It seems to me the whales are on the "best horse" a lot. We have to find races where the "best horse" is vulnerable. It's still a parimutuel game... yes, the whales can bet a horse to 1/5, but that means there may be a 7/1 with a shot.RanchWest

    ... that doesn't win.
    THAT's the problem.

    88% of the races are won by horses under 8/1.
    That upper 12% - there are 25 starters for every winner.

    In my opinion - If you want to win, you have to be able to find a losing proposition among the low-odds horses. Not a horse that WILL LOSE TODAY, but a horse that will lose money long-term.

    This demands a new way to look at the race.
  • Dave Schwartz
    187
    The whale's rake is much smaller. The track's take is way too much!Biniak

    But combined... it's even worse.
  • RanchWest
    278
    Not a horse that WILL LOSE TODAY, but a horse that will lose money long-term.Dave Schwartz

    I agree.

    For me, there are 4 kinds of odds situations:

    1) A heavy favorite that is a likely winner.
    2) A contentious race where the selection has to be among the 3 odds line favorites
    3) A race with a vulnerable favorite, but a likely mid-range winner
    4) A chaos race, where the winner could be in any odds range. True chaos races are fairly rare and ones where there is a legit long-shot with potential are even rarer. But when they come along, they pay big.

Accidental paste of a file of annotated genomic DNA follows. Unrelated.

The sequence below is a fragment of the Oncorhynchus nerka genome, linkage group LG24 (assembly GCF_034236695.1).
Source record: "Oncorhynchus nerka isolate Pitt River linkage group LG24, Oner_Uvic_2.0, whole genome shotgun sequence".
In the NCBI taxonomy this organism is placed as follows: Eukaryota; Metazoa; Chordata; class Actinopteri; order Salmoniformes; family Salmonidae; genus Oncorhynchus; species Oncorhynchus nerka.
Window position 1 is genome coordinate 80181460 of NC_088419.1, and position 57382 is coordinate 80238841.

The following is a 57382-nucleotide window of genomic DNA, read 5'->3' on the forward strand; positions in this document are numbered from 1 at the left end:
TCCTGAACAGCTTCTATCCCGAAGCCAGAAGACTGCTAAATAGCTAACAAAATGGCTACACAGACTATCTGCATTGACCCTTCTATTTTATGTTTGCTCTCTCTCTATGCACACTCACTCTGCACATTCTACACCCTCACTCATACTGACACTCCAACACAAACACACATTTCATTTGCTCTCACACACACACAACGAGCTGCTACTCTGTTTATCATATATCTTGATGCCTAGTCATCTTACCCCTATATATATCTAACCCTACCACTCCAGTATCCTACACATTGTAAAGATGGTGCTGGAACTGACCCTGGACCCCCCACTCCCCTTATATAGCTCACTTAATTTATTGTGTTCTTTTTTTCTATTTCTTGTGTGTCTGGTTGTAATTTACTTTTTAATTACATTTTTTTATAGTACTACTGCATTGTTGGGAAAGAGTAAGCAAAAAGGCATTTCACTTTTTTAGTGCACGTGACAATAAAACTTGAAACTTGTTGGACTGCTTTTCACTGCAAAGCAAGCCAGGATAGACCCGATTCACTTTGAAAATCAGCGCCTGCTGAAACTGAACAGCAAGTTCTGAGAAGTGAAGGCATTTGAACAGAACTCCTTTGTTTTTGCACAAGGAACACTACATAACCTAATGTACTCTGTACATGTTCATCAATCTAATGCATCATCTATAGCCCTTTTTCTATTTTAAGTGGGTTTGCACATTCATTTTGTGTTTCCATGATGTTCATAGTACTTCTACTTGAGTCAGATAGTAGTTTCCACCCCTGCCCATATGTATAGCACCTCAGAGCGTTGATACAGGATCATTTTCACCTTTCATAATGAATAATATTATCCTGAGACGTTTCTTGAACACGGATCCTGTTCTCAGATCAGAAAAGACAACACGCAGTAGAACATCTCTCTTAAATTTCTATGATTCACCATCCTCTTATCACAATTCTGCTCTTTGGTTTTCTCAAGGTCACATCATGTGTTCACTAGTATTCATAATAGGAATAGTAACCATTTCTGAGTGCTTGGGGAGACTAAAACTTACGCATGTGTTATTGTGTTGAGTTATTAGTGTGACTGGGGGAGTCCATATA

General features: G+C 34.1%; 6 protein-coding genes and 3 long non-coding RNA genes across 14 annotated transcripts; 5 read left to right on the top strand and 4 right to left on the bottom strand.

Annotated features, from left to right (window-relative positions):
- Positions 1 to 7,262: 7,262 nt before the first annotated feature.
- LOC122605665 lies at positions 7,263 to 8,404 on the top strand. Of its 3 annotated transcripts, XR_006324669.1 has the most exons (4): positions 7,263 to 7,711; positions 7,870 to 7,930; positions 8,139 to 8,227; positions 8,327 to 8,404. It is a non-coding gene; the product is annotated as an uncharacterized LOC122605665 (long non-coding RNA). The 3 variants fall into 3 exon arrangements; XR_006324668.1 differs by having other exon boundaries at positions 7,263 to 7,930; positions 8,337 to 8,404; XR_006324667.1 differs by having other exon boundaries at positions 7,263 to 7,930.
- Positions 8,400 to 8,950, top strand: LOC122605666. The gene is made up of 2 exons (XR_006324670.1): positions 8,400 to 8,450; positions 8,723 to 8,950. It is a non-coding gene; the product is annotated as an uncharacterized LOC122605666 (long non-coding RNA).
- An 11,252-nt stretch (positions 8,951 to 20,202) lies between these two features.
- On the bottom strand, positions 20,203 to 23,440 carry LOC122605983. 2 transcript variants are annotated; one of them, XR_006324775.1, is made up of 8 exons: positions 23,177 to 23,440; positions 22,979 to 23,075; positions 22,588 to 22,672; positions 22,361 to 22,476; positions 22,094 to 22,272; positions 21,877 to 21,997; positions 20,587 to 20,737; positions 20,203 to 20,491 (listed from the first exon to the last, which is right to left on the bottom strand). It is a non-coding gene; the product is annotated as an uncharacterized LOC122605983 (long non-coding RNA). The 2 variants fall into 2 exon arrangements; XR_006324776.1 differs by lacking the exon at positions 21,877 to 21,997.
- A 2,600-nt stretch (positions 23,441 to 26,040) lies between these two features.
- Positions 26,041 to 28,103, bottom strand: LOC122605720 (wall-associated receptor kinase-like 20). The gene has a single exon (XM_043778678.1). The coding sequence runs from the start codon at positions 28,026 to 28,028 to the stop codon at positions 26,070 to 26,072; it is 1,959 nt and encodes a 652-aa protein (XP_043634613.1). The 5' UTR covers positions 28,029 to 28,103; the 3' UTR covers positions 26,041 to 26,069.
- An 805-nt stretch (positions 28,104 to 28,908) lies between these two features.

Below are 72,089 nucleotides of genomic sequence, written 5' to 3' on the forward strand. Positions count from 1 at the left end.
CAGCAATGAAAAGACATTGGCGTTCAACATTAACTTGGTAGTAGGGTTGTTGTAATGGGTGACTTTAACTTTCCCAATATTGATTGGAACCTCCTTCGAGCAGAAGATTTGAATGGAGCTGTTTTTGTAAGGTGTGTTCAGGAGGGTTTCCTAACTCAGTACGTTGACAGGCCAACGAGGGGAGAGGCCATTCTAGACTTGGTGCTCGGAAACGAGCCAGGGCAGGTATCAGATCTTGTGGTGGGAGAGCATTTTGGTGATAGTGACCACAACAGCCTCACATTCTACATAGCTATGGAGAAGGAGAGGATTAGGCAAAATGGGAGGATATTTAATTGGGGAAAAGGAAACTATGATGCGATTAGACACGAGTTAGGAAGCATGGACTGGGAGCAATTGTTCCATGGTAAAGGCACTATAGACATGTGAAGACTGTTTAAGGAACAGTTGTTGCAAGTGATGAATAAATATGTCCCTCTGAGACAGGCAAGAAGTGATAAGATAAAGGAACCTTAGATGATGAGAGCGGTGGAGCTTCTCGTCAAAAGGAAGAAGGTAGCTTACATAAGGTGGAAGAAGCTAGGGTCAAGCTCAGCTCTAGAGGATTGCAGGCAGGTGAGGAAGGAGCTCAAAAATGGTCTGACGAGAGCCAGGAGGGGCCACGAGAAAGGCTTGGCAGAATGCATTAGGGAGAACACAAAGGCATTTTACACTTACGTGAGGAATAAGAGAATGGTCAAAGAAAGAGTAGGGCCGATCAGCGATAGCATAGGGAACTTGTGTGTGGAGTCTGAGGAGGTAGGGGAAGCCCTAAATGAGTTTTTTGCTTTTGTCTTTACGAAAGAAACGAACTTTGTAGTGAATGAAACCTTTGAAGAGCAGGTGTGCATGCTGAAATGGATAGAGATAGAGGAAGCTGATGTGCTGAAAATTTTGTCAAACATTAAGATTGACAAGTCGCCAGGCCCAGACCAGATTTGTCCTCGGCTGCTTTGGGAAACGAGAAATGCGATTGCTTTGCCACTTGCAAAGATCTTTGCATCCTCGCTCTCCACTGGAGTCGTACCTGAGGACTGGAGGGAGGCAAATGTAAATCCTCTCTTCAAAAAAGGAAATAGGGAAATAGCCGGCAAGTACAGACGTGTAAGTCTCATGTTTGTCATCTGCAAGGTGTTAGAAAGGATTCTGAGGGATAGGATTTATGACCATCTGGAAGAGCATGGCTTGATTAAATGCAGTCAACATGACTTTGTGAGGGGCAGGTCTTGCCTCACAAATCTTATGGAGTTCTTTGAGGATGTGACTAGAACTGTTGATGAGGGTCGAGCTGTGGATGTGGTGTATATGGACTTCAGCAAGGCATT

A huge portion of races fall within those 4 categories. I think we have to discern which category a race is in. There's very seldom a "best horse" that goes off as a longshot and wins... just not going to happen.
  • Biniak
    48
    What's needed is a "What LOSES at you track" mindset but qualified by 3/1 or less. Then the game's expectancy changes.
  • RanchWest
    278
    What's needed is a "What LOSES at you track" mindset but qualified by 3/1 or less. Then the game's expectancy changes.Biniak

    That's true, except... it is sometimes situational. I think we have to handicap the race as well as the horses in the race.